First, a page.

After a successful lift call, everyone hits their first position dressed and ready for the top of the show. Company management, important members of the Hennepin Trust, and a photographer shooting press photos fill a few seats in the audience. You hear the bang of the opening gun shot and the yell of your new partner acting as if the Bodyguard just shot him. As the brief opening scene blacks out, your new partner unzips his hoodie, rips off his fake bloody t shirt backed with velcro, and reveals his “Queen of the Night” costume that was dressed under his opening look. He jumps up to the top of the high platform and yells out a cry of profanity.
“Are you ok, Sean?!”
“Yea I’m good.”
The sliders open, the lights flash, and you strut down to the front of the stage. Through the corner of your eye, you see Sean exiting through the wings. Each ensemble member share a brief look of confusion as the second male swing starts dancing in Sean’s place. You let it go and keep moving through the number. You all treat this as a real performance, and don’t allow the audience to know of any problems. The sliders close on the opening number, and everyone runs to their quick change asking for Sean. Two scenes later, the news flows through the grape vine. Sean banged his cheek bone on the top of the platform. He’s on his way to the hospital to get stitches. For the remainder of the day, your partner, Bradford, will continue understudying the actor track, and the other swing, Willie, will replace your injured swing. The chaos of a less than stellar dress rehearsal can only mean opening night will be out of this world— right?
The confetti cannon pops. The crowd stands roaring and clapping as the sliders continue to close. The backstage lights fully brighten and you join a huddle around Willie. He gracefully swung into dress rehearsal, and opening night. As your partner, he lifted you every step of the way. Everyone had a smooth, enjoyable opening night despite the crazy changes. Sean comes backstage from the audience and sings praises to all of the cast, stitches and all. You make your way to the dressing rooms and primp for the first opening party of tour. You bump up the ladies room jams to continue this high energy. Glammed up and ready to go, you and the ladies strut towards the party.
By the time you and the ladies arrive, most of the food has been gobbled up by people outside of the cast. The cast’s stomachs grumble in hunger, so you all nibble on whatever bits and bobs you can find on the half empty trays. The open bar doesn’t support the lack of food. You drink as much as you normally would if your stomach was full. Your empty stomach has nothing to soak up the extra alcohol. As your body tingles, the music gets louder, and the DJ drops dance hits. You join a circle of castmates busting out their go to, offstage dance moves. Cameras flash, people laugh and cheer, and everyone lifts the energy through the roof.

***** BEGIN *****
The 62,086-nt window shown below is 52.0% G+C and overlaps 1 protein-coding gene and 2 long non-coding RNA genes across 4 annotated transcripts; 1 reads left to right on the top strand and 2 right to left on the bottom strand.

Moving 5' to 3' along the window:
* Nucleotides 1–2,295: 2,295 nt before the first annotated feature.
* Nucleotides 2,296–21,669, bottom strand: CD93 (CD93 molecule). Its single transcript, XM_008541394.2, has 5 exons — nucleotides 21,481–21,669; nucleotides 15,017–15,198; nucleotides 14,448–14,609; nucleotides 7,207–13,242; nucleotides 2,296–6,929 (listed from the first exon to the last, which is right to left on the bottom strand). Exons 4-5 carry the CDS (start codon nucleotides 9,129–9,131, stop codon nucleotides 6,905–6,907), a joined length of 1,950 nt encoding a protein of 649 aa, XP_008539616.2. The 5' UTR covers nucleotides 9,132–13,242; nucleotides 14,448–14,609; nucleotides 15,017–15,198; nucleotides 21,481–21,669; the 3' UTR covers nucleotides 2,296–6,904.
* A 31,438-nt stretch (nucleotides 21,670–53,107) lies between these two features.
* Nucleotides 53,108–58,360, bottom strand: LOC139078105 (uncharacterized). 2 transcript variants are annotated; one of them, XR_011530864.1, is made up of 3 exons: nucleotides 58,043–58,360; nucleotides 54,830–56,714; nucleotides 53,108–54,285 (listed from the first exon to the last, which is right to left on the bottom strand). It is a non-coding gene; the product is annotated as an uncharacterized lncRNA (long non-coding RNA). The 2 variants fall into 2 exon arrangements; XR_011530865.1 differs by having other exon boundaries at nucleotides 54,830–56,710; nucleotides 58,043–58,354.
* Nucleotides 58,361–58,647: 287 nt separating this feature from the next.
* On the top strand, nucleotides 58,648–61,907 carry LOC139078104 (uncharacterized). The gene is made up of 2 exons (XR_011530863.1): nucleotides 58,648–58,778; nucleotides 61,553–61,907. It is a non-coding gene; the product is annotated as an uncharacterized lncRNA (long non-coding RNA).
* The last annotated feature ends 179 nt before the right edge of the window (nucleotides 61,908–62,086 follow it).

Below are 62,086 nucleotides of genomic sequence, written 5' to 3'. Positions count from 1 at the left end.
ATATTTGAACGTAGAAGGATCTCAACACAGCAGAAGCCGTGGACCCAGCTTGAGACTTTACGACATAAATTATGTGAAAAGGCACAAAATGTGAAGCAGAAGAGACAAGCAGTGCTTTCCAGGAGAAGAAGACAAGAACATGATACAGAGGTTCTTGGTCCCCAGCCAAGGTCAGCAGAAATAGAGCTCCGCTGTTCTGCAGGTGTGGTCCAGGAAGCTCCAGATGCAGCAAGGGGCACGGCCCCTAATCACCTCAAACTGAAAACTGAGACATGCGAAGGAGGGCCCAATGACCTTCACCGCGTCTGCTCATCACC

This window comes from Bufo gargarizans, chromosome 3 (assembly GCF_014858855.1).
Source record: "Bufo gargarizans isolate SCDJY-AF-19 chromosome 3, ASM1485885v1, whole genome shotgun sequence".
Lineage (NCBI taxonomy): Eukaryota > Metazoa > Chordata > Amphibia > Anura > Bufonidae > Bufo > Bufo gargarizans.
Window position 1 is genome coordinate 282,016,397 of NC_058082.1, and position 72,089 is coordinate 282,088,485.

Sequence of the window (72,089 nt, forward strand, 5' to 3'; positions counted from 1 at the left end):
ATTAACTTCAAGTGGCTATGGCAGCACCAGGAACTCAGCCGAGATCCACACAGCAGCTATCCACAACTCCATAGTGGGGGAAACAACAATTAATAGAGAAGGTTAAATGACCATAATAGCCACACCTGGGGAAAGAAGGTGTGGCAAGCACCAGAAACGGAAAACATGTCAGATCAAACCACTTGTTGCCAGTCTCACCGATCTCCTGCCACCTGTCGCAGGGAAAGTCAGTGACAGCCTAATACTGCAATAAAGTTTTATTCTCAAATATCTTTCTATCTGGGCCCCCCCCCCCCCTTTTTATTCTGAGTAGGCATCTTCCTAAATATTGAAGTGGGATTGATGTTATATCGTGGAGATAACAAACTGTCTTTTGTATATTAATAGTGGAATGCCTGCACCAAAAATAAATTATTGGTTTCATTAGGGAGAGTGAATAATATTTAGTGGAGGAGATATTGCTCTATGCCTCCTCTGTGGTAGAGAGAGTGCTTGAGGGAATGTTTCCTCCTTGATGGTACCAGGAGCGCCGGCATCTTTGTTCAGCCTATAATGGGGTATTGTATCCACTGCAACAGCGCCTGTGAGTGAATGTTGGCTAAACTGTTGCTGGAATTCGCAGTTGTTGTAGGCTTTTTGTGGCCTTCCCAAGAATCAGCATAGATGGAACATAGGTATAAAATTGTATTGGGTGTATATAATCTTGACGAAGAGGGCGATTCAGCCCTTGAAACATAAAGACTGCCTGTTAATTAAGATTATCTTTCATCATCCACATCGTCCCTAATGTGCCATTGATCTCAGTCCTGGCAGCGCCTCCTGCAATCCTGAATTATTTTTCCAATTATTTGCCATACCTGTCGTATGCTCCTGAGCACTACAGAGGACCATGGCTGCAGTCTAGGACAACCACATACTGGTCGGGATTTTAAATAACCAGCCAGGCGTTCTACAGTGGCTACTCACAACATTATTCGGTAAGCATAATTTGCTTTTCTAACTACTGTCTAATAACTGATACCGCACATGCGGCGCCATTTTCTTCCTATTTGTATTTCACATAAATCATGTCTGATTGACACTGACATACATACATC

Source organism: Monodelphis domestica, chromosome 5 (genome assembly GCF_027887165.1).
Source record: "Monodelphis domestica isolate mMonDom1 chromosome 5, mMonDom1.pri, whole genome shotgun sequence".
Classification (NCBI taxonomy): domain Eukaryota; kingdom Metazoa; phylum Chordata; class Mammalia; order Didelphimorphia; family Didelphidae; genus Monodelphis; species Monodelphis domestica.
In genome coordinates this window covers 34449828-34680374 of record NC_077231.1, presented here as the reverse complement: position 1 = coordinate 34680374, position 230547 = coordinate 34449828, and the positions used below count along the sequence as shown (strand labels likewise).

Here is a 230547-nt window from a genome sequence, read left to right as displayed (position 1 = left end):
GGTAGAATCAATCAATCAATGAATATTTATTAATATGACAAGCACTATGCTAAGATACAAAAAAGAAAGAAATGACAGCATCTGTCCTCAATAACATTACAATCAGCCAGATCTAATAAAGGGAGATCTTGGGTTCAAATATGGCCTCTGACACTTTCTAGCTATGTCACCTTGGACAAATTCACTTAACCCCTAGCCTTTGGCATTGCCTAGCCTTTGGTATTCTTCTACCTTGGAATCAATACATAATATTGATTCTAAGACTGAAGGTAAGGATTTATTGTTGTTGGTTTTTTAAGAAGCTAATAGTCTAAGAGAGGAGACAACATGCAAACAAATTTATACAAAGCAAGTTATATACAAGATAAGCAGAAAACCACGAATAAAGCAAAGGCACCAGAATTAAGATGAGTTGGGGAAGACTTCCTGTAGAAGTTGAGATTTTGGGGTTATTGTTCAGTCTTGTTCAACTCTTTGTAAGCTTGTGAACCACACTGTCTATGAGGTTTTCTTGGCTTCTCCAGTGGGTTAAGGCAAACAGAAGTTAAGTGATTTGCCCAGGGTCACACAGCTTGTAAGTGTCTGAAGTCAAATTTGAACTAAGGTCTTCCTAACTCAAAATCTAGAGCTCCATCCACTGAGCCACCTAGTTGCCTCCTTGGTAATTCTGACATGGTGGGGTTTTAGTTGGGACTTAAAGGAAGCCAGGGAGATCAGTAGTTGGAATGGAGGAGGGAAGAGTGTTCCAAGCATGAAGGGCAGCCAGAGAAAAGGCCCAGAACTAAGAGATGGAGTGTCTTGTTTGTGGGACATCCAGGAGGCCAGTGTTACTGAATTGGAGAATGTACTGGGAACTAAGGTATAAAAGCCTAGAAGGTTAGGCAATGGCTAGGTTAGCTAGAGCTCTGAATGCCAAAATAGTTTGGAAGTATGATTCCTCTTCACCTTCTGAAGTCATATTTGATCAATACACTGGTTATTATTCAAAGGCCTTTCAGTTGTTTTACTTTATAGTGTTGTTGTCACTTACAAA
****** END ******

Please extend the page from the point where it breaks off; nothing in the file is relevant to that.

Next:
You look around the room of wonderful people, taking a second to reflect on all that you have gained. You remind yourself of today being your first day as a member of the Actors Equity Association (which will bring your first AEA check in two days). You take this moment to celebrate you, and all the work you’ve put in to get to this moment. You start dancing harder as if you just won the Mega Millions. Things may be looking blurry on the outside, but your happiness has never been more clear.
Your soothing alarm gradually rings at 9:30am. What tends to gently wake you has startled you today. You remember dancing with a few castmates by the bar. You vaguely remember gathering your bags and opening night gifts. To your surprise you showered, put on your pajamas, and brushed your teeth. You walk into the bathroom, and find last night’s fake eye lashes on top of the drain in the bath tub. You can’t help but laugh at yourself. The high from all of yesterday’s joy continues to flow throw your body. You may not remember how you got home, but you’ll never forget feeling like a million dollar bill. You couldn’t have asked for a better way to launch this exciting new chapter in your career.